Before we dive into some foods that are high in sugar we should talk about how much sugar we typically need every day. While sugar intake limits vary person to person, the American Heart Association (AHA) recommends the following maximum of added sugars daily:

  • Men – 150 calories per day (or 9 teaspoons)
  • Women – 100 calories per day (or 6 teaspoons)

A Quick Note on Added Sugars

There two types of sugars found in food — natural sugars and added sugars. Natural sugars occur naturally in foods and added sugars are, well, added in. While both can negatively affect teeth, added sugars are worse for oral health and overall health.

Sugar-Packed Snacks

As we look at some snacks that are high in sugar, there may be some that surprise you. Remember, you don’t need to avoid these snacks entirely, but try to limit your intake of added sugars and do all you can to follow a well-balanced diet. To try to put the sugar content into better perspective, we’ll be using teaspoons for reference.

Yogurt

Yogurt is usually considered good for you, but certain types can contain loads of sugar. Varieties that have added fruit or flavors are particularly guilty. Some may even top out at more than 6.5 teaspoons of sugar in only a 6 ounce cup.

Granola Bars

Here’s another snack that normally finds its way onto the healthy list. Granola bars can be a quick and easy snack, but there can also be a lot of sugar hiding in these handheld treats. In fact, some may have nearly 3 teaspoons of it.

Soda

This one should come as no surprise. Certain types of soda can have as much as 11 teaspoons in a 12 ounce can!

Candy

Another pretty common sugary snack comes in the form of candy. And while different types of candy pack a different sugar punch, most of them contain at least 7 teaspoons and some have as much as 17 teaspoons!

When it comes to nutrition and snacking smart, read the labels on food carefully and pay attention to serving size to truly know how much sugar (and other stuff) you’ll be putting into your body. If it helps you to picture sugar content by the teaspoon, keep in mind that 4.2 grams is equal to 1 teaspoon.

As always, when it comes to keeping your smile healthy and your teeth in tip-top shape, make sure you brush them twice a day, floss once a day, and see your dentist in Kettering biannually.

We’re always accepting new patients at our Kettering, Middletown, and West Chester dental offices and welcome you to schedule an appointment with us today.

Oral Health for Seniors

older gentleman

Oral healthcare needs vary from person to person and even between age groups. That’s one reason our dental office in Kettering believes that individualized dental care is the best approach to keeping our neighbors healthy. And while several common dental concerns remain consistent through every stage of life, there are some unique ailments that tend to specifically affect the senior population. Join us as we take a closer look at some of them.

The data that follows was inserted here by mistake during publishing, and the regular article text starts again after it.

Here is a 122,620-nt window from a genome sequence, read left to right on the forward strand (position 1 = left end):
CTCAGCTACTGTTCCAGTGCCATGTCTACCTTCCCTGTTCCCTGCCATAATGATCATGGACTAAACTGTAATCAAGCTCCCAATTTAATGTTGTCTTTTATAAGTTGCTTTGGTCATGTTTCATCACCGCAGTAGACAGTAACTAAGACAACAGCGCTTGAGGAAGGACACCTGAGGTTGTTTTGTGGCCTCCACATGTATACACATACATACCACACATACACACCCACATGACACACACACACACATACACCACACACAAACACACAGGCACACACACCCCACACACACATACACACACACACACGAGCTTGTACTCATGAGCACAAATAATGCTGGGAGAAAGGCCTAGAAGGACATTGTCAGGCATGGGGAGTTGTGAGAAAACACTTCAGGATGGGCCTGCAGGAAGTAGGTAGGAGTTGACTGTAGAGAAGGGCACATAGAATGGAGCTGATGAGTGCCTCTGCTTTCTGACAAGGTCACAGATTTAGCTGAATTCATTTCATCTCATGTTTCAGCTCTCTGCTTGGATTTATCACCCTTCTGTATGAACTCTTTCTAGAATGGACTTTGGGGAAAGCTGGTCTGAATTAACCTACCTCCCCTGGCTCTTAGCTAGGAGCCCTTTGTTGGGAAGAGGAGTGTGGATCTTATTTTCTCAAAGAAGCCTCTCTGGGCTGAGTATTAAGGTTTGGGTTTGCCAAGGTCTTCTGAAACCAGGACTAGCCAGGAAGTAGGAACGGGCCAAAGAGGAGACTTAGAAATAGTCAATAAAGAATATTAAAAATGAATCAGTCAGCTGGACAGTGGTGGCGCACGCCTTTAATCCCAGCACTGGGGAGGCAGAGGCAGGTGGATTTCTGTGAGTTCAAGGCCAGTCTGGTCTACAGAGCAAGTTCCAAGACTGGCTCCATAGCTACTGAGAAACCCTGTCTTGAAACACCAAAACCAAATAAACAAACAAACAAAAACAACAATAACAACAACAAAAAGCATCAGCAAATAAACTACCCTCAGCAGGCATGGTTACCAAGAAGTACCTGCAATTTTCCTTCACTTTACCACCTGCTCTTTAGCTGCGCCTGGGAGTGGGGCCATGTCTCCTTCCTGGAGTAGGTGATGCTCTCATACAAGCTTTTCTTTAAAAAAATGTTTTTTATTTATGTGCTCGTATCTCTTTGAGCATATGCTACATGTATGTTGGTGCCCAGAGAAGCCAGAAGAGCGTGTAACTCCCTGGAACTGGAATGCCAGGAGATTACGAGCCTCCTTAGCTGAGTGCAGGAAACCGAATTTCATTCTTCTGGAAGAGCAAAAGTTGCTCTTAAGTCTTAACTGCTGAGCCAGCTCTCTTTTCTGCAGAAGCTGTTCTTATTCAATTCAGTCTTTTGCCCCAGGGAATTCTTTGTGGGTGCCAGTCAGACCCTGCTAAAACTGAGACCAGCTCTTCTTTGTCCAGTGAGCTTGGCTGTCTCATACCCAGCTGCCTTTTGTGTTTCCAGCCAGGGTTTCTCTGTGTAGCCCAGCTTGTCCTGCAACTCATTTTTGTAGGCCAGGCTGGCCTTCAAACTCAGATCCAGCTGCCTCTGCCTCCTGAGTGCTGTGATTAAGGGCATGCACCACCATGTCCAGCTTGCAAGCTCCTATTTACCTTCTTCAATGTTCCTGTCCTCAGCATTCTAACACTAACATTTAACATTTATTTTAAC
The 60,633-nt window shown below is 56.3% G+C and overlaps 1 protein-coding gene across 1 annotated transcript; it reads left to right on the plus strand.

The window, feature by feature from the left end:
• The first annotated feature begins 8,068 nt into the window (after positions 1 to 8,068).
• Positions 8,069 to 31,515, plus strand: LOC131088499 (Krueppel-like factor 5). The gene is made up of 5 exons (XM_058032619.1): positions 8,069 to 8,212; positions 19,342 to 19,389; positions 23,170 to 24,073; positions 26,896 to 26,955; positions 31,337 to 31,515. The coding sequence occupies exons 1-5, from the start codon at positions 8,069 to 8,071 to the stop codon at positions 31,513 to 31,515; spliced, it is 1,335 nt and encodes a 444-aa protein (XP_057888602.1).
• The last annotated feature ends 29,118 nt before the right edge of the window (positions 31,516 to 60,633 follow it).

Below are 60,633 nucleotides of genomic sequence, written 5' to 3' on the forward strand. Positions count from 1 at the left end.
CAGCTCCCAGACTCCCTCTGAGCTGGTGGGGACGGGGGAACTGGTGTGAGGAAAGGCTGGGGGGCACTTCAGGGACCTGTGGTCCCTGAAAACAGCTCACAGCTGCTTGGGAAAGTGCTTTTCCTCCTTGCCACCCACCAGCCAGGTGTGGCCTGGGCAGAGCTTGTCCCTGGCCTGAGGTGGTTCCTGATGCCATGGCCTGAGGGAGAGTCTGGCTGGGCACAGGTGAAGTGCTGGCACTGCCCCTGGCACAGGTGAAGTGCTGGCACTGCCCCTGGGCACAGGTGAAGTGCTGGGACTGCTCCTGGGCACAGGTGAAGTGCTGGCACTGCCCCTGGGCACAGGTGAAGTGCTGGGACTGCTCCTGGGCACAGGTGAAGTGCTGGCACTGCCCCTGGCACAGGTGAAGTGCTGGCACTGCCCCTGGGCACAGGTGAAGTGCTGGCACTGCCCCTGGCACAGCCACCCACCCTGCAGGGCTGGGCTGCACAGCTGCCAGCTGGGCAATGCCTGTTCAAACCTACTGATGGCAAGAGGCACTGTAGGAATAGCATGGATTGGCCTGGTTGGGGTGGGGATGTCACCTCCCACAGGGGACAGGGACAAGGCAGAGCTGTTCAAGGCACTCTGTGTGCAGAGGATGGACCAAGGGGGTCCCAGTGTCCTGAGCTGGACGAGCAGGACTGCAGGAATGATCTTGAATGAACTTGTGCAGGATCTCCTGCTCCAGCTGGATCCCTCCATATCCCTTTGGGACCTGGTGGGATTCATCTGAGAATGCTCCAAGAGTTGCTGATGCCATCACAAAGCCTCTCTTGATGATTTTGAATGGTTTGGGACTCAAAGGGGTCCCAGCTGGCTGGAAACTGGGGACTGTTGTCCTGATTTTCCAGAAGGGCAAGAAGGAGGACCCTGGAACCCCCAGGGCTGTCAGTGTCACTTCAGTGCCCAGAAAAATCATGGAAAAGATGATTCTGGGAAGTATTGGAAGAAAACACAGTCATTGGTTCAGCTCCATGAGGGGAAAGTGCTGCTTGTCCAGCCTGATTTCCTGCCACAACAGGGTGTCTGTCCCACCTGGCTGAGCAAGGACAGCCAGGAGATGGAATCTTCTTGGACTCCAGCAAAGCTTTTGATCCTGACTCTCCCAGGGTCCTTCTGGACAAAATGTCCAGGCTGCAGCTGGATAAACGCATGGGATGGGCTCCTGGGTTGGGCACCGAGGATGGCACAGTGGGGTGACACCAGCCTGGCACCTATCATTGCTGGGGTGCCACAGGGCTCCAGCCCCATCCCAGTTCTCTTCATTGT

Discolored Teeth – Many things from coffee to wine or cigarettes can cause tooth discoloration at any point throughout our lives. However, seniors in particular may notice a darkening or yellowing of teeth without any explanation at all. But the truth is this discoloration is typically a result of the outer white tooth enamel slowly wearing away and becoming thinner. When teeth become more transparent, we’re able to see more of the inside color of them, and it just so happens that the inner tooth isn’t as white as the outside. In fact, it’s often yellow or dark in color and what gives teeth a darker appearance.

Dry Mouth – Even though dry mouth can also affect anyone at any time and can be caused by a number of things, it does tend to be more common in seniors. One cause of dry mouth is medication. Prescription medication and even over-the-counter options often list dry mouth as a side effect. When these medications are taken regularly, saliva production slows down, the mouth becomes dry, and teeth put at risk for developing cavities. If these cavities aren’t treated, they could lead to the need for a root canal, sensitivity pain, or even tooth loss.  

Tooth Loss – Many people believe that as we get older, we’re surely going to lose our teeth, or at least one or two of them. But this isn’t always true. It’s absolutely possible for people to keep their natural teeth for their entire lives, especially if they take proper care of them. This means brushing and flossing every day and seeing the dentist in Kettering every six months. However, several things can increase the likelihood of tooth loss in seniors including a history of smoking, dry mouth, untreated decay, and gum disease.

Gum Disease – When bacteria isn’t removed from the mouth it can wiggle up under the gum line and become difficult to remove. If it’s not treated it may lead to infection and cause gum disease. Usually categorized by red, bleeding, inflamed gums, gum disease can lead to tooth loss and even affect the rest of the body. Gum disease has been linked to an increased risk for heart disease, stroke, diabetes, and according to recent studies, Alzheimer’s disease. It should be noted that researchers have not necessarily found a definite correlation between gum disease and Alzheimer’s, but one study found in Alzheimer’s Research and Therapy notes a strong link between diseases that cause increased inflammation, including gum disease, and Alzheimer’s.  

While we can’t stop ourselves from aging, we can take preventive steps to protect our oral health and bodies. Make sure you always brush twice a day and floss once a day, no matter how old or young you may be, and be sure to get a professional dental cleaning and check up at least twice a year. If you’re overdue for your dental appointment, we welcome you to call our Kettering dental office to schedule a visit with us today.

We’re always welcoming new patients at all three of our dental offices in Middletown, Kettering, and West Chester.

3 Things All Men Need to Know About Their Oral Health